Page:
What are some of the unique features in the new tool SQL Operations Studio tool?
Microsoft has developed a new tool for SQL Server called SQL Operations Studio. I am going to call it SOS for short, and I think that acronym is appropriate as it helps with managing SQL Server. Also, you will need to remember that the current iteration of the product is in the very early stages of its lifecycle (Preview mode) and in fact Microsoft could even discontinue it at some point (I do not think so though). You may certainly notice the name selected for this new tool: SQL Operations Studio. Its path is directly related to the DevOps movement and designing a tool that is focused on the DevOps areas of organizations.
For this particular tip, we are going to focus on a few areas that standout on the feature list:
- Integrated Terminal Window
- User Settings
- Custom Widgets for Dashboards
Of course our first step is to download Microsoft’s SQL Operations Studio at: https://docs.microsoft.com/en-us/sql/sql-operations-studio/download. I would recommend taking a look at Rajendra Gupta’s tip on the install process.
On the download site, a few items may pop out as being unusual from the start. SQL Operations Studio, SOS, can be installed on multiple operating systems including, of course, Windows, and then MAC and Linux. The specific list of supported OS’s includes Windows 7, 8, & 10, Windows Server 2008-2016, MacOS 10.12 & 10.13, and Redhat 7.3 & 7.4 (enterprise), Suse Linux v12SP2, and Ubuntu 16.04. Certainly, be on the lookout for changes to this list, which should generally be shown on the download page. Once SOS is downloaded, the install process on a Windows based system follows the standard “next, next, next, etc.” install. Now we are ready to start exploring this new tool.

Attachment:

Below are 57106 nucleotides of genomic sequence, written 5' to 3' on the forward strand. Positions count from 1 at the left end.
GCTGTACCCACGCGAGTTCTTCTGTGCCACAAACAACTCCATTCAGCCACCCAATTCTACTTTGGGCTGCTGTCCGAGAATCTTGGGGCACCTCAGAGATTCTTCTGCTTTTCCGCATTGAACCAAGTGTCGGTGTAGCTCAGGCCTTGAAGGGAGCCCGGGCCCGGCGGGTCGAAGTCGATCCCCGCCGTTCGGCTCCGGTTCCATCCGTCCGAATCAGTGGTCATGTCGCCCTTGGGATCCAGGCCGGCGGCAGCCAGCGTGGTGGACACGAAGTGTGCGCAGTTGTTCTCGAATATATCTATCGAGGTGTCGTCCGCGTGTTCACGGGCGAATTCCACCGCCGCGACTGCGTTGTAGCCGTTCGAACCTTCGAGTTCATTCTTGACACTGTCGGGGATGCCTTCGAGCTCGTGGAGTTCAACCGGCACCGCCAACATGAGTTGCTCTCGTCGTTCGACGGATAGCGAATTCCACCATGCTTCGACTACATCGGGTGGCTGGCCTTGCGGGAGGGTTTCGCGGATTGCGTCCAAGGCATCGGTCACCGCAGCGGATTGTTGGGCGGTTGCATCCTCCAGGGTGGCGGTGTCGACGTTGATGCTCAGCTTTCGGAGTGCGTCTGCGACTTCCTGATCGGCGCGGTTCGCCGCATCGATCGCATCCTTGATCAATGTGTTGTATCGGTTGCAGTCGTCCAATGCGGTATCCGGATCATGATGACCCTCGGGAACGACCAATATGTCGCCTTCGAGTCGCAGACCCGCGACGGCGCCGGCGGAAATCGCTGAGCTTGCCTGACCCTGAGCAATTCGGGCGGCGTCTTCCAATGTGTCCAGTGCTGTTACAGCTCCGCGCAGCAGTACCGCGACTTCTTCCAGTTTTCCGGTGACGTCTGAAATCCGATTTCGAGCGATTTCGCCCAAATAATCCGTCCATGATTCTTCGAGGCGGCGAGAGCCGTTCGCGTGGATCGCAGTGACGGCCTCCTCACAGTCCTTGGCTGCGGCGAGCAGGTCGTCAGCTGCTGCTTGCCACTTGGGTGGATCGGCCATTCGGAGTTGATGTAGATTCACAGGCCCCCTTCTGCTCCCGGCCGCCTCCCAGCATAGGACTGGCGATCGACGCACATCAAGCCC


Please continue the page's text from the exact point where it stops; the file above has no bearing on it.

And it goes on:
Using SQL Operations Studio
As shown below, the display area for the tool is very basic and focuses on keyboard-based commands for quick ease of use. The first step in the process is to setup a new connection. Just to the right of the Server heading we have three buttons, the left of which is the Add Connection button.
For the connection, the server name and the authentication details must be completed. The database name is optional as is the Server Group. The Server Group allows you to group similar servers into category groups.
After hitting connect, the Server Dashboard is displayed with several widgets.
Each of these widgets is portable and can be moved around the main body of SOS by clicking on the edit button, as shown below.
This setup also allows for SOS to be extensible with the addition of other widgets to compliment the existing widgets. Furthermore, because of it is .Net base and uses microservice architecture along with the SQL Server Tool Service (https://github.com/Microsoft/sqltoolsservice), the overall setup of the application is designed for customization and additional functionality.
SQL Operations Studio Integrated Terminal Window
One of the very neat features of the tool, is the integration with various command line tools. Simply selecting View and Integrated Terminal opens the command editor.
In this case, we can execute commands without having to leave the tool. In the below example, we are using the DOS command line, but depending on your operating system, you can also execute PowerShell (Windows) or Bash (Mac / Linux).
As needed and as shown below, multiple terminal sessions can be running at the same time. Furthermore, using the plus button adds additional sessions whereas the trash can button removes a session.